Siblings: Thanasis, Kostas, Francis and Alex
‘I played soccer from nine until 12 and then 12-and-a-half I started playing basketball,’ Antetokounmpo said in 2020.
Money was still tight and so it was one pair of trainers to share between them for basketball games and practices. The family were right on the edge of affordability. If food was an issue, trainers for every child was a mere fantasy.
‘He was just a guy you would see in the street, hungry and looking for food,’ Chris Iliopoulos Odoemelam, who grew up and played street basketball with Antetokounmpo, told the New York Times in 2019.
‘He didn’t have anything. He had one pair of shoes that he had to share with his brothers. And now he’s a millionaire. It’s crazy.’
Let’s rewind before getting to the part of his incredible life story where millions come into play.
Giannis began playing basketball in 2007 and early reports from those in Greece said that he did not know how to properly dribble.
For a coach and a team, he was a complete blank canvas.
Spiros Velliniatis is the man credited with discovering a raw Antetokounmpo as he roamed the immigrant areas in and around Athens in search of unscouted talent.
Velliniatis can still recall the moment he saw a gangly Giannis hustling on a free local court alongside his brothers.
‘I could see that Giannis had real skills in changing direction,’ Velliniatis told the New York Times.
‘He had huge hands and a frame that looked poised to grow. It was like something stopped me from the sky. The moment I saw him, lightning struck me.’
The Milwaukee star (left) grew up a huge football fan and his boyhood team was Arsenal (pictured: Giannis and his dad Charles, who was pro in Nigeria, watching an Olympiacos game)
The Greek Freak, as he is affectionately known now, remains totally committed to his family
The Milwaukee Bucks star has one child with long-time partner Mariah Riddlesprigger (right)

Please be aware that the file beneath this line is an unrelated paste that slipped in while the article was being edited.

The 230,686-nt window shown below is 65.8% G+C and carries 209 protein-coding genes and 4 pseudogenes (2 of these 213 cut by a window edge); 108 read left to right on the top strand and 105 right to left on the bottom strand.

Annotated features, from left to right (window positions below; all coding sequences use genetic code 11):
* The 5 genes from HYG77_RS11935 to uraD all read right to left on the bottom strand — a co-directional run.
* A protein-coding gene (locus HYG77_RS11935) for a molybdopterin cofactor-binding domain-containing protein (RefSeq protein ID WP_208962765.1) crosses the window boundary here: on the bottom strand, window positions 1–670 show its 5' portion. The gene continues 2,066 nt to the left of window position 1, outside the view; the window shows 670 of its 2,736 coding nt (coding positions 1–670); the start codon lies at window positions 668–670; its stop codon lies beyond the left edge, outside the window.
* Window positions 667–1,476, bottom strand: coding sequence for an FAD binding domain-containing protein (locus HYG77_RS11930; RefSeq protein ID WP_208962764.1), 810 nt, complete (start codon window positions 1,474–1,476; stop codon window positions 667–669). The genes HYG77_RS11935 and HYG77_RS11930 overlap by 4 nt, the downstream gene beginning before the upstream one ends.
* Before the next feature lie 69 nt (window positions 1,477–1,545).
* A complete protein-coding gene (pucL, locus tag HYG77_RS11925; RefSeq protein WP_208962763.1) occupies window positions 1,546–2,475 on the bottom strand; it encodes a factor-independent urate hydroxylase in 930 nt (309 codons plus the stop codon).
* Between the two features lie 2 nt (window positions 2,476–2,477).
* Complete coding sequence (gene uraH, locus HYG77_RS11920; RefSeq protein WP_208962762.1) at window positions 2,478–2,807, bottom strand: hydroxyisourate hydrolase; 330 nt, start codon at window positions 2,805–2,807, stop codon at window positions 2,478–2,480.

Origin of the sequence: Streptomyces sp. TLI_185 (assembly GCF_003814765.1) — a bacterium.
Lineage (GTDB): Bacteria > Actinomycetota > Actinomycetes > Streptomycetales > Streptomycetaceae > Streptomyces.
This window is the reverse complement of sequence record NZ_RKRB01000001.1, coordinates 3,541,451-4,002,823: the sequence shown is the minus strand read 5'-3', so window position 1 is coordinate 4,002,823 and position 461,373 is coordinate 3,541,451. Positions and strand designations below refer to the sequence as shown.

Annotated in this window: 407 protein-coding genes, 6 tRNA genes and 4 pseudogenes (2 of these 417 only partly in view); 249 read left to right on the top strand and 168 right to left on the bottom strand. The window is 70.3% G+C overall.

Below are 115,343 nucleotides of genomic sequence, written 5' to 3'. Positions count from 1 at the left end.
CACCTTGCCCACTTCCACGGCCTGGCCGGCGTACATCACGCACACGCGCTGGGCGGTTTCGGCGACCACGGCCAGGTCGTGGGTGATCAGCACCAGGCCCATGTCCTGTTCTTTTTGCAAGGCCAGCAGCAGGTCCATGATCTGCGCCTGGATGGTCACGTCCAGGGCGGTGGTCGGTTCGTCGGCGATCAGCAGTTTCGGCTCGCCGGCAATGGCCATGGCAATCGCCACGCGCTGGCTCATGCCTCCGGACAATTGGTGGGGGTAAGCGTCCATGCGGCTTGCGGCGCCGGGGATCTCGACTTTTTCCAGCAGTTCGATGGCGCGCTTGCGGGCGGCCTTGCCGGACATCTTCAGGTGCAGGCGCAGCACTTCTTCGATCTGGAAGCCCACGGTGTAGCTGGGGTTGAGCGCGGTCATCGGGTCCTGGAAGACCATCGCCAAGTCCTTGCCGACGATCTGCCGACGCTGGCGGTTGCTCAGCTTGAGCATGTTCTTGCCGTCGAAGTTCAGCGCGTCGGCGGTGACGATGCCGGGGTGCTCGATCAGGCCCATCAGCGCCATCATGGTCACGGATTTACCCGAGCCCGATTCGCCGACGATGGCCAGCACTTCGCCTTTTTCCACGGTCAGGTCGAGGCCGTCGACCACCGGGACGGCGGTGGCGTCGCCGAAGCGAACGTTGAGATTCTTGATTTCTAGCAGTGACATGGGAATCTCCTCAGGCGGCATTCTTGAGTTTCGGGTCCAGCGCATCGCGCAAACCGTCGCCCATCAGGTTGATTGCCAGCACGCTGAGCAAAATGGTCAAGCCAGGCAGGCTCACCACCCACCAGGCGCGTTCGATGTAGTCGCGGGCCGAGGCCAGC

He added: ‘I had a discussion with God in this moment. You can call me crazy, but this is the way I felt. I said, ‘Father in Heaven, am I seeing correctly?’ And I said, ‘Why me?’ And the answer that I got was, ‘If not you, who?”
Velliniatis was sold but there was a natural scepticism from the family that had built up over the years of being mistreated by authorities and those who treated them with suspicion for being an immigrant.
The coach saw potential in Giannis and in the family – Thanasis was of interest also – and so Velliniatis pleaded with bosses at his Filathlitikos team to financially support Veronica and Charles to allow the brothers to play sports, joining the team in 2011.
‘You’re in front of Mozart and he has no food, what do you give him?’ Velliniatis said. ‘The answer is not a violin. The answer is a loaf of bread.’
And so he channeled his frustrations in practice with Filathlitikos, only for team-mates and their parents to question why he was being given special treatment when he appeared to show no skill-set.
Being stateless represented its own obvious risks, deportation being No 1. But deported to where? He was neither a Greek citizen or a Nigerian citizen. He’d never been to Lagos. Antetokounmpo was a young man stripped of identity.
Antetokounmpo was drafted in 2013 as the 15th overall pick by the Milwaukee Bucks
The power forward famously kept an iPhone note from 2015 of his hopes and his ambitions
NBA Finals MVP (2021)
2× NBA Most Valuable Player (2019, 2020)
5× NBA All-Star (2017–2021)
NBA All-Star Game MVP (2021)
3× All-NBA First Team (2019–2021)
2× All-NBA Second Team (2017, 2018)
NBA Defensive Player of the Year (2020)
3× NBA All-Defensive First Team (2019–2021)
NBA All-Defensive Second Team (2017)
NBA Most Improved Player (2017)
NBA All-Rookie Second Team (2014)
It wasn’t until 2013 that he was able to officially get Greek citizenship, helped in no small part by his ascending public profile.
Scouts were coming over en masse to watch him work out in the Filathlitikos gym.